Bengals in search of offensive identity

CINCINNATI -- The questions were innocent and simple, but they required an honest and thoughtful answer.

After all, they were queries most Cincinnati Bengals fans had in the hours after the offensive scuffling that led the team to score two field goals in Sunday afternoon's 17-6 loss at the Cleveland Browns.

What is your identity on offense? Do you feel like you have one?

Without pause, Jay Gruden, the team's offensive coordinator, went straight into a reply. He hears you, Bengals fans. And he agrees with a lot of what many of you are saying.

"That's probably our biggest fault right now is that we're still trying to get one," Gruden said.

Bengals fans are most likely reading this and thanking Gruden for admitting what they consider the obvious. But they're also admonishing him for the fact that their team is lacking an offense four weeks into the season.

To them, Gruden says, take it easy. That identity is coming, and it'll be seen soon enough.

"We're working towards that," Gruden said. "We have to be balanced in what we do. I don't know if there is any team in the NFL that can just be a running team. Teams are throwing it a lot more. We have to do both effectively. We have to come up with a running game we can feel comfortable with and keep working with it."

One of Cincinnati's issues on offense this season -- the Bengals enter Sunday's Week 5 contest against New England ranking 22nd in total yards and 19th on scoring -- is inconsistent production from both its running and passing games. During the Week 2 win over Pittsburgh, the Bengals had their most complete and balanced offensive performance, rushing for 127 yards and passing for 280. They also had their greatest time of possession total in that game, holding onto the ball for 35:34. They haven't had the ball for more than 29 minutes in the other three games.

The Bengals' rushing inconsistencies are largely the product of playing with a deficit. Consistently down and consistently forced into long-yardage situations like they were Sunday, the Bengals have been forced into passing. As we have already discussed many times in recent weeks, quarterback Andy Dalton and his receivers have not been on the same page. When they are -- as Dalton's 277-yard, two-touchdown performance and A.J. Green's nine-catch, two-score effort in the Week 1 loss at Chicago indicated -- they actually look pretty good.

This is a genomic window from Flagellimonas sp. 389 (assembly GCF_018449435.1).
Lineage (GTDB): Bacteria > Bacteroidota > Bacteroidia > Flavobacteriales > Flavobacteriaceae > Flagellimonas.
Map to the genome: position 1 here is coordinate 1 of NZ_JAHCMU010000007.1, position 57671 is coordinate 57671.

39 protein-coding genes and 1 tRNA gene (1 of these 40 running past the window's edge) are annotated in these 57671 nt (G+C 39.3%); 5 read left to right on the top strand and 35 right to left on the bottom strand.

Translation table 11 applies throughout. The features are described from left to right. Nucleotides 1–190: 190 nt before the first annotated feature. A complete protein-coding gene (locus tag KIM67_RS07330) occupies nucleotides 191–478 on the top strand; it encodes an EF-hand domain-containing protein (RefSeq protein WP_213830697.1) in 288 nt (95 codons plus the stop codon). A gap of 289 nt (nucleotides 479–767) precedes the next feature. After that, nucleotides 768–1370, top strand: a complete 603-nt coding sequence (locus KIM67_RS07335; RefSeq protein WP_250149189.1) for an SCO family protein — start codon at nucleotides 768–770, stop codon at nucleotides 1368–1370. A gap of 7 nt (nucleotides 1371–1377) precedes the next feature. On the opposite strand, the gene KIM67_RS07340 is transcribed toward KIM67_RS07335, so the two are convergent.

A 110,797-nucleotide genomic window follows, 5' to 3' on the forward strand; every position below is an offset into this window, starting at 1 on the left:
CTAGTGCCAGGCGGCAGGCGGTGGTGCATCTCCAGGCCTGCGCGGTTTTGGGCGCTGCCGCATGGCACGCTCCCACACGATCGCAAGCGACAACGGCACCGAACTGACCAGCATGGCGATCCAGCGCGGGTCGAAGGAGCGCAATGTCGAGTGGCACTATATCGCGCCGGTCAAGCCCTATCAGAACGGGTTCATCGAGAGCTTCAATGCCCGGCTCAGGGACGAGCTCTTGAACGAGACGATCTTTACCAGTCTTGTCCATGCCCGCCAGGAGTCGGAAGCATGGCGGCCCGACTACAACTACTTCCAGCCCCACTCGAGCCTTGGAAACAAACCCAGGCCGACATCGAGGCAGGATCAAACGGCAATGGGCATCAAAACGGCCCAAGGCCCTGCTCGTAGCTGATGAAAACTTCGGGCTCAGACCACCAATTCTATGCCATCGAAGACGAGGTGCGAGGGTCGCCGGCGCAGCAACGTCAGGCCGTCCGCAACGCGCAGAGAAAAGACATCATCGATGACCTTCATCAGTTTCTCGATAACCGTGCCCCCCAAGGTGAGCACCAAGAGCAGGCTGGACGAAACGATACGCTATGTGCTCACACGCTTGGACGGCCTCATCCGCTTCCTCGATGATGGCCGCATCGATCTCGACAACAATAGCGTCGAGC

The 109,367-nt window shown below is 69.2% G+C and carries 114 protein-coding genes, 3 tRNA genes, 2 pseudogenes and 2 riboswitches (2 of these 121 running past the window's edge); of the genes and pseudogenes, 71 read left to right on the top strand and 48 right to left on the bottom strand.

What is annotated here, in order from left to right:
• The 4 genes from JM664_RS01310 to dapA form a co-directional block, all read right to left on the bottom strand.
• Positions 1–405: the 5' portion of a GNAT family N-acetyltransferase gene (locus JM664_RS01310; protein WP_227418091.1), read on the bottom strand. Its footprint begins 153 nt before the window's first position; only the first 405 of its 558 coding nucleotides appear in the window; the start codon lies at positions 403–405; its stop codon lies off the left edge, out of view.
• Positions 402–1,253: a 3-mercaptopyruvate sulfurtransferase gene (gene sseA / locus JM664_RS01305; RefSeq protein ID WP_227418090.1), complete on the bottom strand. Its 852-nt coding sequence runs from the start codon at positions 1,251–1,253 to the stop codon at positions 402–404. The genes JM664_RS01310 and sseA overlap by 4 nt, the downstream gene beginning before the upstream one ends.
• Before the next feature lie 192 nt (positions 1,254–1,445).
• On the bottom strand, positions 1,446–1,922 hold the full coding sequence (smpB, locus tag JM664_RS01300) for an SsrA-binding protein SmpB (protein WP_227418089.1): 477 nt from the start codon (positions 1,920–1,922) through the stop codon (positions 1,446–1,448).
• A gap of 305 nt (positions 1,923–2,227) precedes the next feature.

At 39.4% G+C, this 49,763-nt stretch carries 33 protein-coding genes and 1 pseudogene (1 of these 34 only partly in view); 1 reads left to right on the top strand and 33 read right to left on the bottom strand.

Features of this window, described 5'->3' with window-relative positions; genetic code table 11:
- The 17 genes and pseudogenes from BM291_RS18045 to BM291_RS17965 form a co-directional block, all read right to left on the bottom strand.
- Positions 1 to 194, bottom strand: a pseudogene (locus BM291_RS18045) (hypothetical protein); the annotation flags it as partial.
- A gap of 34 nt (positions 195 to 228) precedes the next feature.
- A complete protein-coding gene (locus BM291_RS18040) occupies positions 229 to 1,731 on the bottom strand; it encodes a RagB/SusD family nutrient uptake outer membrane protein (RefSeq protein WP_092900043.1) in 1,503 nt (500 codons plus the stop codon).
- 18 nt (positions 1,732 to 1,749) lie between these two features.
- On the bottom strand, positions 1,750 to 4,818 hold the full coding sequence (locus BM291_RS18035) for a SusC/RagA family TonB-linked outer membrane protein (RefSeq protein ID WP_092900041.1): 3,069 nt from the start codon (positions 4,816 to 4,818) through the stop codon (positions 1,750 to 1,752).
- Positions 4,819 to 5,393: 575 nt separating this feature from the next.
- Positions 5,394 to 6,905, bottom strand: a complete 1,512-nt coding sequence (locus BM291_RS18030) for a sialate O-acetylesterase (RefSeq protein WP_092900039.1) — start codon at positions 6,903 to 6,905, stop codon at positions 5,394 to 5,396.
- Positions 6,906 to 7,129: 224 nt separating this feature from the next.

"We know we can play better," Gruden said. "I still feel like we have a great offensive group in my room. They're talented."

Head coach Marvin Lewis remains confident his identity-less offense will be correct and build toward the balance that Gruden seeks.

"After four games, there have been times we've played brilliantly and then we've hurt ourselves," Lewis said. "We have to eliminate the self-inflicted wounds that we get. ... If we can eliminate our errors and continue to win one-on-ones as we do most of the time, we'll be in good shape."

The way Gruden sees it, at this point, it all comes down to simple execution.

"The problem is right now, we aren't doing anything exceptionally well," he said. "We are not throwing the ball exceptionally well, we aren't running the ball exceptionally well. People say 'run the ball,' well, we will run the ball more when we get more than three yards.

"We got to do something good. We are a jack of all trades, master of none right now. We have to master something. We are good enough to be good and solid in the running game, and we are good enough to be very good in the passing game. We just have to go out and do it."